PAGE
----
FORT MYERS, Fla.—The Humane Society of the United States is on the ground helping animals and communities impacted by the deadly Hurricane Ian.
Responders from the HSUS deployed to Charlotte County, Florida, to assist with rescue calls and community outreach in the days following the storm. Additionally, the HSUS is facilitating the transport of animals who were available for adoption in various Florida shelters prior to the hurricane. Moving animals awaiting adoption out of the region gives those animals a second chance at finding adoptive homes and also increases the capacity of impacted communities to care for the influx of displaced animals following the storm, increasing their likelihood of being reunited with their families. Florida authorities requested that the HSUS provide this support.
Some of the lifesaving efforts the HSUS is facilitating include:
- Operating a distribution center for Charlotte County residents in the parking lot of the Mid County Regional Library. The team is distributing pet food and supplies including pet beds, blankets, leashes, collars, water and food bowls, litter and litter boxes, treats, small animal food and bedding, and feed for cows, horses, goats and chickens. Nearly 1,500 families have come for supplies since Friday, Oct. 7.
- Offering free veterinary services at the same location, as many clinics remain closed. In one day alone, the team saw nearly 250 patients. The most commonly treated conditions at the clinic are injuries, illnesses, ear and skin infections. The clinic is also providing vaccinations, nail trims and deworming.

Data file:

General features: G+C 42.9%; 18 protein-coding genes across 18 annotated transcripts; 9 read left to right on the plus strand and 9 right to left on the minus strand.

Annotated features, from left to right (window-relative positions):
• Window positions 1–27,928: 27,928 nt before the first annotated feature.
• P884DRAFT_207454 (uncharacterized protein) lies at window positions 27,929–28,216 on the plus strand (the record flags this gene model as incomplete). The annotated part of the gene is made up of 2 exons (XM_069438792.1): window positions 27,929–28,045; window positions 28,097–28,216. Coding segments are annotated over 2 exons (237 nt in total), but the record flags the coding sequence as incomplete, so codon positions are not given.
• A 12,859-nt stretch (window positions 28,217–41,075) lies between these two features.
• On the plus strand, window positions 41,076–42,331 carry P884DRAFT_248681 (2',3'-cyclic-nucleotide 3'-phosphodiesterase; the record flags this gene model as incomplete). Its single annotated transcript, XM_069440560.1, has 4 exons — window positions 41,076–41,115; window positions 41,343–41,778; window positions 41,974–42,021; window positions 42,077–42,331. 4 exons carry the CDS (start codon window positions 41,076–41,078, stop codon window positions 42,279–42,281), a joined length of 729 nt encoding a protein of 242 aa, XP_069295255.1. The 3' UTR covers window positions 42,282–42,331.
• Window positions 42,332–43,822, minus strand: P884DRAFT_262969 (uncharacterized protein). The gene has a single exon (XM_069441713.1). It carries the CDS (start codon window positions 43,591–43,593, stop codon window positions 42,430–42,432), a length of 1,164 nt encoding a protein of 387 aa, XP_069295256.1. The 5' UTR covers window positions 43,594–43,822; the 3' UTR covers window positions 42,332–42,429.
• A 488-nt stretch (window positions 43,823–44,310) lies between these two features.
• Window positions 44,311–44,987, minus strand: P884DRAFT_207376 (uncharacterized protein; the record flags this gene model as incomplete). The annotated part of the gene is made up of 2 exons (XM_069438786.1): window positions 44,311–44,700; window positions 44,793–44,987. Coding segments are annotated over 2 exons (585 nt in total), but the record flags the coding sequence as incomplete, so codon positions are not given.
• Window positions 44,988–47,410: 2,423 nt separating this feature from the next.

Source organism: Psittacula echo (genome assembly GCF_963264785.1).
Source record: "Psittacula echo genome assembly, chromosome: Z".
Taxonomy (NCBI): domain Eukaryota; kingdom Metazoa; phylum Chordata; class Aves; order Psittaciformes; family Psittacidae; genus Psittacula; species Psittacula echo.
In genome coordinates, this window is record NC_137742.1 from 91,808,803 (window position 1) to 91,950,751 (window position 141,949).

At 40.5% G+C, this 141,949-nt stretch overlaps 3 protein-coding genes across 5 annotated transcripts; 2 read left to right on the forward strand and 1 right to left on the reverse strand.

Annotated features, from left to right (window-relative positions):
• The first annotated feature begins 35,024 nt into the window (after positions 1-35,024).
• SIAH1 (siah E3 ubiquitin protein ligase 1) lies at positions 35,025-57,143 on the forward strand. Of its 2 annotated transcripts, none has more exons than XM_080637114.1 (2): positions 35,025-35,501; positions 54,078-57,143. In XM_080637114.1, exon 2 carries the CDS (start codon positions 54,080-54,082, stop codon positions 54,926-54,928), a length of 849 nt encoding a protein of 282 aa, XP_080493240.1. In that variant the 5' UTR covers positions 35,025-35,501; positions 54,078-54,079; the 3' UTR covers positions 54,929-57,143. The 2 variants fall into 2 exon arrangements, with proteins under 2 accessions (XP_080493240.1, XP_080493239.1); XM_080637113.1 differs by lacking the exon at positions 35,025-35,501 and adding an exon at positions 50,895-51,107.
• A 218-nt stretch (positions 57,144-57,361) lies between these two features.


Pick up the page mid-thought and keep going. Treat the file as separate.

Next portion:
- Over the weekend, the HSUS and GreaterGood Charities worked together to fly over 150 dogs, cats and guinea pigs who were available for adoption at various Florida shelters prior to the storm making landfall to shelters in the Pacific Northwest.
“Our team literally never stops throughout the day trying to meet the specific needs of each resident and their animals, while physically unloading, carrying and reloading thousands of pounds of food and supplies,” said Kelly Donithan, director of animal disaster response for the Humane Society of the United States. “Many of these people have lost everything. We are hearing stories of loss, resilience and the power of the bond between people and their animals.”
The HSUS is still working on transporting animals out of communities impacted by Hurricane Ian.
- Kirsten Peek